Magnetic measurements on micrometer-sized samples under high pressure using designed NV centers

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Science  13 Dec 2019:
Vol. 366, Issue 6471, pp. 1359-1362
DOI: 10.1126/science.aaw4329

Diamond-based sensors

Material properties can change dramatically under pressure. Typically, to achieve high-pressure conditions, researchers place their samples in diamond anvil cells (DACs). However, monitoring the properties of the sample inside a DAC is tricky (see the Perspective by Hamlin and Zhou). Hsieh et al., Lesik et al., and Yip et al. developed monitoring techniques based on nitrogen-vacancy (NV) centers in diamond. The NV centers can act as sensors because their energy levels and the associated spectra are sensitive to strain and magnetic fields. This enabled optical readout of a spatially resolved signal.

Science, this issue p. 1349, p. 1359, p. 1355; see also p. 1312


Pressure can be used to tune the interplay among structural, electronic, and magnetic interactions in materials. High pressures are usually applied in the diamond anvil cell, making it difficult to study the magnetic properties of a micrometer-sized sample. We report a method for spatially resolved optical magnetometry based on imaging a layer of nitrogen-vacancy (NV) centers created at the surface of a diamond anvil. We illustrate the method using two sets of measurements realized at room temperature and low temperature, respectively: the pressure evolution of the magnetization of an iron bead up to 30 gigapascals showing the iron ferromagnetic collapse and the detection of the superconducting transition of magnesium dibromide at 7 gigapascals.

Compression of a solid directly changes its electron density, inducing a variety of magnetic phenomena such as magnetic quantum criticality and high-spin to low-spin transitions (1). In addition, pressure can be used to tune superconductivity in a wide range of systems, such as cuprates, transition-metal dichalcogenides, iron pnictides, heavy fermions, and topological superconductors. Recently, a new class of high-temperature superconductors has been discovered in H-rich hydrides at high pressure, with the reported critical temperature of 203 K in H3S (2) and 250 K in LaH10 at pressures >150 GPa (3, 4). Systematic exploration of these materials requires sensitive magnetic characterization that can be routinely operated in the 100-GPa range (5).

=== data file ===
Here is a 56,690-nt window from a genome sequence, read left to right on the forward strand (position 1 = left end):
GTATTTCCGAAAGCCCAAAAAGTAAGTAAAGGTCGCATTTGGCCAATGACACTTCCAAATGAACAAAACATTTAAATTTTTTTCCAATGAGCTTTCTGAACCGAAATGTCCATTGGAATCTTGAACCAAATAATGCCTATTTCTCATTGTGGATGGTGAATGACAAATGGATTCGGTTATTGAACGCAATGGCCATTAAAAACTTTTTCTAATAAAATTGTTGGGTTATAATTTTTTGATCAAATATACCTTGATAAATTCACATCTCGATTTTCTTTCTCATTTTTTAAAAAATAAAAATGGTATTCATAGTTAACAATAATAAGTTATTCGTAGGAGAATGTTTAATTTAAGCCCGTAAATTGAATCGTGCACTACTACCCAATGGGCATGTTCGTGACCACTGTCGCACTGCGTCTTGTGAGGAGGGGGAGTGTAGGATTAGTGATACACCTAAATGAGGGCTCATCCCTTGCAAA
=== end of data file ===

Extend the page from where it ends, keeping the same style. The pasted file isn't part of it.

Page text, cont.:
Great efforts have already been made to adapt magnetic detection methods to diamond anvil cell (DAC) specificities (6). The macroscopic magnetic susceptibility of the compressed sample can be measured using inductively coupled coils. However, the maximum size of the sample that can be integrated in the DAC decreases with increasing pressure. Two strategies have been pursued to circumvent this poor scalability that is detrimental to detection sensitivity. One is to insert the detection coil inside the sample chamber (7) and the other is to miniaturize the whole DAC to integrate it in a superconducting quantum interference device (SQUID) to benefit from the intrinsic high sensitivity of SQUID measurements (8). Synchrotron-based methods, such as x-ray magnetic circular dichroism, x-ray emission spectroscopy (XES), and nuclear resonant forward scattering, are also widely used, having been made possible by the development of focused and high-brightness synchrotron x-ray beams. By addressing atomic or nuclear resonance lines, these methods are element specific and resolve local magnetism stemming from a given electronic order (9). However, no theoretical framework has been unanimously agreed upon for the interpretation of the signals obtained with these techniques (10, 11) and therefore their quantitative analysis remains challenging. Furthermore, synchrotron-based techniques, which mainly probe nuclear or electronic transitions, are not directly sensitive to magnetic phenomena such as the Meissner effect, which is an unambiguous signature of superconductivity.